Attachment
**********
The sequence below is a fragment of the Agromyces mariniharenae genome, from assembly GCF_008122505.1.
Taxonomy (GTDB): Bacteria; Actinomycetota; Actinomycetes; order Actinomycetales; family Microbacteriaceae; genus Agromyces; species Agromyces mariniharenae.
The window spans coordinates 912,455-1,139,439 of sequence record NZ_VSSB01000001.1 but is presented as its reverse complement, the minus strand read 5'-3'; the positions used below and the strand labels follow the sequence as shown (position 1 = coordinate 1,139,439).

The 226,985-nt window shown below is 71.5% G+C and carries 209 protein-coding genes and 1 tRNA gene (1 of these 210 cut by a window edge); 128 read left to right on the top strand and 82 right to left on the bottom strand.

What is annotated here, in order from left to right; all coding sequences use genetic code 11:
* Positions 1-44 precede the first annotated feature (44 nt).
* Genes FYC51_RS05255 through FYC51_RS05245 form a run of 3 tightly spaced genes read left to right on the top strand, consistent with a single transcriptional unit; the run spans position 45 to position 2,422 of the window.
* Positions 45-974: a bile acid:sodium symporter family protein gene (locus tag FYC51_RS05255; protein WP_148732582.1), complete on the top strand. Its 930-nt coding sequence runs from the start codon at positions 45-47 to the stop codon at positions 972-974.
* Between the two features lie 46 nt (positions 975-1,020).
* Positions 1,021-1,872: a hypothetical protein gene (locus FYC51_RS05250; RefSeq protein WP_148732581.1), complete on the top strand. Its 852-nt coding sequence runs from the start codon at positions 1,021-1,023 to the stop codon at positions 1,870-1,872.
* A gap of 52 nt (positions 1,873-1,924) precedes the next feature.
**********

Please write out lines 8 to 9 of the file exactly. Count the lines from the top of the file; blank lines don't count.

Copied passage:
* Positions 45-974: a bile acid:sodium symporter family protein gene (locus tag FYC51_RS05255; protein WP_148732582.1), complete on the top strand. Its 930-nt coding sequence runs from the start codon at positions 45-47 to the stop codon at positions 972-974.
* Between the two features lie 46 nt (positions 975-1,020).